Wilderness is a word of many meanings. From a place to be feared to a place to be revered, wilderness evokes images of wild animals, jagged mountains, vast prairies or deserts. For some, wilderness offers physical challenges, solitude or a respite from a complex, technological society.
On September 3, 1964, President Lyndon B. Johnson signed the Wilderness Act which legally defined wilderness as "..an area where the earth and its community of life are untrammeled by man, where man himself is a visitor who does not remain." Just nine days later, on September 12, 1964, President Johnson signed the legislation establishing Canyonlands National Park.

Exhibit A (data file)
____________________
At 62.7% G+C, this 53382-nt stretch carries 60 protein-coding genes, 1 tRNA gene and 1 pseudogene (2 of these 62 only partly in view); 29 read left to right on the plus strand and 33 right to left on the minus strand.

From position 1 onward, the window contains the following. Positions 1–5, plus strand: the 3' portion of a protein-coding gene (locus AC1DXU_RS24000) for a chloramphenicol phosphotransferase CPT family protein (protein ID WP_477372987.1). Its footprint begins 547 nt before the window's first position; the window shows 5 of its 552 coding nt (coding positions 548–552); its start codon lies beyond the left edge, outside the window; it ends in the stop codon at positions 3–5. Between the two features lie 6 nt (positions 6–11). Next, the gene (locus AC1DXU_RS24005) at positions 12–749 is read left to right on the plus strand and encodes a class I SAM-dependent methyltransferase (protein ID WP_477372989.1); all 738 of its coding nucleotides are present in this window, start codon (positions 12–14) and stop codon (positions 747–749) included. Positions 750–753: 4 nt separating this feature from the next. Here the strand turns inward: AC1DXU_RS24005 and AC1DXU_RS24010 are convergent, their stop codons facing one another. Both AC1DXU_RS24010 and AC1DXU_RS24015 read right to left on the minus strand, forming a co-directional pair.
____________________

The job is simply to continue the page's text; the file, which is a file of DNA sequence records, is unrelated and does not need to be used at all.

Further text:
A prime architect in both pieces of legislation was Stewart Udall, who served as Secretary of the Interior from 1961 to 1969. On a flight over this area in the early 1960s, then Bureau of Reclamation Chief Floyd Dominy showed Udall where he wanted to build the "next" big dam: just below the confluence of the Colorado and Green rivers. But where Dominy saw a reservoir, Udall saw a national park. Today, over eighty percent of Canyonlands is managed to preserve its wilderness values.